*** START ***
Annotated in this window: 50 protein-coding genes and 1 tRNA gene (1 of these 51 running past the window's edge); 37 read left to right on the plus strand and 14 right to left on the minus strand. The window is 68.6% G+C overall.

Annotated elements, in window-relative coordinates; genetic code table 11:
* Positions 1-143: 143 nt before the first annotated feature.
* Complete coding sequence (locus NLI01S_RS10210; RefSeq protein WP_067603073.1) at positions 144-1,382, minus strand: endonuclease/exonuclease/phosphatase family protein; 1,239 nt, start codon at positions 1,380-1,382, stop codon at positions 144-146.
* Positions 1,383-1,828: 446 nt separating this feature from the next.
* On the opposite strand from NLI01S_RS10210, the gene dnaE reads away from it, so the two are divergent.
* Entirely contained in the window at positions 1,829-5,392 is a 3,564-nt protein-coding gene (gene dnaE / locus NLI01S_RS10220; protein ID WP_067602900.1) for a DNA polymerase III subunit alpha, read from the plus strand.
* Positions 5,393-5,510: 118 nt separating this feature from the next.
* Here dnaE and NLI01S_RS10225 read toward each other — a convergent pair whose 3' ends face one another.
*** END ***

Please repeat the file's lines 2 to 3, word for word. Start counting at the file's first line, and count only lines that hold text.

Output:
Annotated elements, in window-relative coordinates; genetic code table 11:
* Positions 1-143: 143 nt before the first annotated feature.